February 25, 2013; Source: Christian Science Monitor
Without comment, the justices of the Supreme Court refused to consider a case challenging the century-old ban on corporate contributions to political candidates. The law currently permits donations to candidates of as much as $2,500 from individuals, partnerships, and limited liability companies, but not from corporations. The plaintiffs in Danielczyk v. U.S. contended that the law prohibiting corporate contributions was a violation of their free speech.
Interestingly, this case involved two Galen Capital corporate executives, William Danielczyk and Eugene Biagi, who wanted to contribute corporate moneys to support the candidacy of Hillary Clinton. Their defense was that the prohibition against corporate campaign donations violated the Supreme Court’s Citizens United decision, which helped unleash the free flow of funds to PACs and 501(c)(4)s.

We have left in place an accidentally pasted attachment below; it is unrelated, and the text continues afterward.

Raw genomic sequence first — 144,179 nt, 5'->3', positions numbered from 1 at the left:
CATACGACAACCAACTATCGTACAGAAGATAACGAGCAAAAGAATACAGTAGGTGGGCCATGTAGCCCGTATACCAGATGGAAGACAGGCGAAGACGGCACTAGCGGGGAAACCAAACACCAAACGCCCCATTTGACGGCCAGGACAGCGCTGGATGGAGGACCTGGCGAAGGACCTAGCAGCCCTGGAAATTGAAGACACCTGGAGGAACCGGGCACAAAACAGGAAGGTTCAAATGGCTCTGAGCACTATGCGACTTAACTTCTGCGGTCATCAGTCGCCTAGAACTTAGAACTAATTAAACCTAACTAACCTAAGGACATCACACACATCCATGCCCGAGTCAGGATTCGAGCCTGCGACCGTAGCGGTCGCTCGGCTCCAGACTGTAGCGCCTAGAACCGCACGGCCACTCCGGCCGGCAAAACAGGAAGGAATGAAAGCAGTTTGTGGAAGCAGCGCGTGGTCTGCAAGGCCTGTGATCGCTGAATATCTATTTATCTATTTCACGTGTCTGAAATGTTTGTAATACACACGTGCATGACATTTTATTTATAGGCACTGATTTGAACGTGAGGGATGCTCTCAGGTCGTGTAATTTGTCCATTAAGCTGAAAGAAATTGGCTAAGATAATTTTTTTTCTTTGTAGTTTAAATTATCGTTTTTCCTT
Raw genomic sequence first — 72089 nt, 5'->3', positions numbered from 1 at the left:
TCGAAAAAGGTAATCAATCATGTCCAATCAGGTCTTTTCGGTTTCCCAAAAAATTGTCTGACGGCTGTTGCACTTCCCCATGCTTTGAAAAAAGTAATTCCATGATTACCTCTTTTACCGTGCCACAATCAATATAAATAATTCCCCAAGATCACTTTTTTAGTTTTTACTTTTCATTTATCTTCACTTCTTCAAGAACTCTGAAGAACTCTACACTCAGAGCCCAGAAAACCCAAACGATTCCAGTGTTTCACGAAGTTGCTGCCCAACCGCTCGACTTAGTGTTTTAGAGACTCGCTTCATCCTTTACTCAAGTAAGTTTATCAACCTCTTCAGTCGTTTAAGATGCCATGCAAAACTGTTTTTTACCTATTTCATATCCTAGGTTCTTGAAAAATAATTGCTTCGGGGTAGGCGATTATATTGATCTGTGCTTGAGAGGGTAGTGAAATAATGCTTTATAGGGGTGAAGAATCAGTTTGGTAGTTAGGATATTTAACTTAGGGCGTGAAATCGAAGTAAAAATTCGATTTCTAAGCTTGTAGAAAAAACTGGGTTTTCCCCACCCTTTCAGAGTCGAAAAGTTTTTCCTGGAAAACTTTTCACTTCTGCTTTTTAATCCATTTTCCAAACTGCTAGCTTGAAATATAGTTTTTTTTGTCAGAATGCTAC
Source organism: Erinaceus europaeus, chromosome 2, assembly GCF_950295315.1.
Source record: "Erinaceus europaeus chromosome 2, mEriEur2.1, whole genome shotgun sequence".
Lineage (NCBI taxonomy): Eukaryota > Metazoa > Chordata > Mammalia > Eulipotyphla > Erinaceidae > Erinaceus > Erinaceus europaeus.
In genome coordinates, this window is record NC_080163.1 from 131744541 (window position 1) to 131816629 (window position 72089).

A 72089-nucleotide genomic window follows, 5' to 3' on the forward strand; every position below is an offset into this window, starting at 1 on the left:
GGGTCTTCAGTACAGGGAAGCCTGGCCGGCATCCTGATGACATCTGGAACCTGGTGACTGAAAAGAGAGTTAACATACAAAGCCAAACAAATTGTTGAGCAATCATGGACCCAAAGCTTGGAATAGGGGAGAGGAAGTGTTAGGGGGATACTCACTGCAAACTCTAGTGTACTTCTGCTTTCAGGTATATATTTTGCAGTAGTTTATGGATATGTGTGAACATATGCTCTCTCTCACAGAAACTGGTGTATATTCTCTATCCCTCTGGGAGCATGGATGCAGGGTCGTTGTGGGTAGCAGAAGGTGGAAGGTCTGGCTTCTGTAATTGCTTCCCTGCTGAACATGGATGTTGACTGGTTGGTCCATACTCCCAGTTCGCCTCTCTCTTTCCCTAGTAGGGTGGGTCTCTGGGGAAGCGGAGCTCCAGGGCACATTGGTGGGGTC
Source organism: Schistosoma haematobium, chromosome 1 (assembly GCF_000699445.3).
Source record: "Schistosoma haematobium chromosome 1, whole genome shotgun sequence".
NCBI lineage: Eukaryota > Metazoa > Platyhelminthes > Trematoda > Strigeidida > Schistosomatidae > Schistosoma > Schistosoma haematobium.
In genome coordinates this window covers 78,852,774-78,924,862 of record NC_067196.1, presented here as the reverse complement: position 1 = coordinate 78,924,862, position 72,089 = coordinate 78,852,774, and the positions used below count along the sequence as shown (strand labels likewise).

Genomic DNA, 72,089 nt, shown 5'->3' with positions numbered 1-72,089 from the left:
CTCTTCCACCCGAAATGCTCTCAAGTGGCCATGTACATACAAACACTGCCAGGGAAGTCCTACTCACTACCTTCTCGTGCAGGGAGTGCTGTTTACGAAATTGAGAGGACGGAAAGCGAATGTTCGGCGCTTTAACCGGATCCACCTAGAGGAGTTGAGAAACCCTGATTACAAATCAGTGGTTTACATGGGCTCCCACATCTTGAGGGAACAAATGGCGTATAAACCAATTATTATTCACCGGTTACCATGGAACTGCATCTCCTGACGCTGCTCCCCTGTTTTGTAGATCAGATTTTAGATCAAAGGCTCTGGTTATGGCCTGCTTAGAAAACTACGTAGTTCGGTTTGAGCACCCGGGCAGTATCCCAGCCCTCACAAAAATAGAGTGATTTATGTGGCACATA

Certainly, the Galen execs engaged in a bit of subterfuge here. They hosted two fundraisers for Clinton in which Galen employees were invited to attend. Danielczyk promised that the company would reimburse their donations, which amounted to $156,400. Galen listed the corporate expenditures as consulting fees, paying the employees a bit more than they actually donated.
A lower court agreed with the Galen execs, but it was overturned on appeal when a higher court ruled that Citizens United didn’t apply to (or overturn, anyhow) the law concerning donations to candidates. We don’t know what was in the collective SCOTUS mind in rejecting the case, but we hope that their thinking touched on either or both of two points: that spending money on campaigns is not the equivalent of free speech and that corporations, unlike you and me, are not persons. —Rick Cohen